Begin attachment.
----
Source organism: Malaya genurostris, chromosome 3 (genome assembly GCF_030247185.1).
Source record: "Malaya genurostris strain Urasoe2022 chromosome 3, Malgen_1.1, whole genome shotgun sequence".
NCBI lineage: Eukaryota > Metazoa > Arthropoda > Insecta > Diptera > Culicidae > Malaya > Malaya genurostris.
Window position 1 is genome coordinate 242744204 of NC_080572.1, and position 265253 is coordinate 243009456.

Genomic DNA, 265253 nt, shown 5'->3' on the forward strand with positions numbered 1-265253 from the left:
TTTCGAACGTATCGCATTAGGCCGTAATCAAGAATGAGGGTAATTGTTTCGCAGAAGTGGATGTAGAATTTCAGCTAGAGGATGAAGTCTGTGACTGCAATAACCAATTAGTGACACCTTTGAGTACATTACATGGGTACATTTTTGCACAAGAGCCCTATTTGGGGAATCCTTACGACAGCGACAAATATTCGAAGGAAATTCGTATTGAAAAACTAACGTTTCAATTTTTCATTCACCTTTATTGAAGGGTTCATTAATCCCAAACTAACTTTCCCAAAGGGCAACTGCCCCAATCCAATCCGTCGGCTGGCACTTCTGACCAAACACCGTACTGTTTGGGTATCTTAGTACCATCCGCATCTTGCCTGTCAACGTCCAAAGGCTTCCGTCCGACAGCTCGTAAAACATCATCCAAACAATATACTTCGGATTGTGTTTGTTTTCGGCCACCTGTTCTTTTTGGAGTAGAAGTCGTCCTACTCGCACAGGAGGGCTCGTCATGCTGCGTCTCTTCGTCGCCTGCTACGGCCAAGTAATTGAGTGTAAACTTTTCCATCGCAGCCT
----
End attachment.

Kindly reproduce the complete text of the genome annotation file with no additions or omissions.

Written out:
Source organism: Malaya genurostris, chromosome 3 (genome assembly GCF_030247185.1).
Source record: "Malaya genurostris strain Urasoe2022 chromosome 3, Malgen_1.1, whole genome shotgun sequence".
NCBI lineage: Eukaryota > Metazoa > Arthropoda > Insecta > Diptera > Culicidae > Malaya > Malaya genurostris.
Window position 1 is genome coordinate 242744204 of NC_080572.1, and position 265253 is coordinate 243009456.

Genomic DNA, 265253 nt, shown 5'->3' on the forward strand with positions numbered 1-265253 from the left:
TTTCGAACGTATCGCATTAGGCCGTAATCAAGAATGAGGGTAATTGTTTCGCAGAAGTGGATGTAGAATTTCAGCTAGAGGATGAAGTCTGTGACTGCAATAACCAATTAGTGACACCTTTGAGTACATTACATGGGTACATTTTTGCACAAGAGCCCTATTTGGGGAATCCTTACGACAGCGACAAATATTCGAAGGAAATTCGTATTGAAAAACTAACGTTTCAATTTTTCATTCACCTTTATTGAAGGGTTCATTAATCCCAAACTAACTTTCCCAAAGGGCAACTGCCCCAATCCAATCCGTCGGCTGGCACTTCTGACCAAACACCGTACTGTTTGGGTATCTTAGTACCATCCGCATCTTGCCTGTCAACGTCCAAAGGCTTCCGTCCGACAGCTCGTAAAACATCATCCAAACAATATACTTCGGATTGTGTTTGTTTTCGGCCACCTGTTCTTTTTGGAGTAGAAGTCGTCCTACTCGCACAGGAGGGCTCGTCATGCTGCGTCTCTTCGTCGCCTGCTACGGCCAAGTAATTGAGTGTAAACTTTTCCATCGCAGCCT